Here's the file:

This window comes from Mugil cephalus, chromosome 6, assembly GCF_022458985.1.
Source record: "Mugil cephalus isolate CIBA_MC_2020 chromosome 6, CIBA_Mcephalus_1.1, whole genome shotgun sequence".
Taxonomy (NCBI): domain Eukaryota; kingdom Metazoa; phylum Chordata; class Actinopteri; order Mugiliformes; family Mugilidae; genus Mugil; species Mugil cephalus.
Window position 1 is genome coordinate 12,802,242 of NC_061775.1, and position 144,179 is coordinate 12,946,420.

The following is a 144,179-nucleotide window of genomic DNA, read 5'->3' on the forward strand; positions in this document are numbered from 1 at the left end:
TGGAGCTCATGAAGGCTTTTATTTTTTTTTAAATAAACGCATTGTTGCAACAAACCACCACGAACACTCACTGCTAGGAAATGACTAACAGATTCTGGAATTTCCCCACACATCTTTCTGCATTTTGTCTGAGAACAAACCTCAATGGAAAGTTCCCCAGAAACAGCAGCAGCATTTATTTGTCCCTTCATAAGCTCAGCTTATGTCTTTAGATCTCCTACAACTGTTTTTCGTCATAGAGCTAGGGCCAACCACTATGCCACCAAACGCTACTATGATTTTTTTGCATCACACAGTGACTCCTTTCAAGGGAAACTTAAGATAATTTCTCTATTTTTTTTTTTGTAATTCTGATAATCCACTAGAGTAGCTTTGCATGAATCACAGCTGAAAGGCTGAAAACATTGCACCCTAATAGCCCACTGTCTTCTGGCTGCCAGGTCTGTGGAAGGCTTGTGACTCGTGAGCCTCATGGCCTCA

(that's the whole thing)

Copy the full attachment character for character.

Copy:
This window comes from Mugil cephalus, chromosome 6, assembly GCF_022458985.1.
Source record: "Mugil cephalus isolate CIBA_MC_2020 chromosome 6, CIBA_Mcephalus_1.1, whole genome shotgun sequence".
Taxonomy (NCBI): domain Eukaryota; kingdom Metazoa; phylum Chordata; class Actinopteri; order Mugiliformes; family Mugilidae; genus Mugil; species Mugil cephalus.
Window position 1 is genome coordinate 12,802,242 of NC_061775.1, and position 144,179 is coordinate 12,946,420.

The following is a 144,179-nucleotide window of genomic DNA, read 5'->3' on the forward strand; positions in this document are numbered from 1 at the left end:
TGGAGCTCATGAAGGCTTTTATTTTTTTTTAAATAAACGCATTGTTGCAACAAACCACCACGAACACTCACTGCTAGGAAATGACTAACAGATTCTGGAATTTCCCCACACATCTTTCTGCATTTTGTCTGAGAACAAACCTCAATGGAAAGTTCCCCAGAAACAGCAGCAGCATTTATTTGTCCCTTCATAAGCTCAGCTTATGTCTTTAGATCTCCTACAACTGTTTTTCGTCATAGAGCTAGGGCCAACCACTATGCCACCAAACGCTACTATGATTTTTTTGCATCACACAGTGACTCCTTTCAAGGGAAACTTAAGATAATTTCTCTATTTTTTTTTTTGTAATTCTGATAATCCACTAGAGTAGCTTTGCATGAATCACAGCTGAAAGGCTGAAAACATTGCACCCTAATAGCCCACTGTCTTCTGGCTGCCAGGTCTGTGGAAGGCTTGTGACTCGTGAGCCTCATGGCCTCA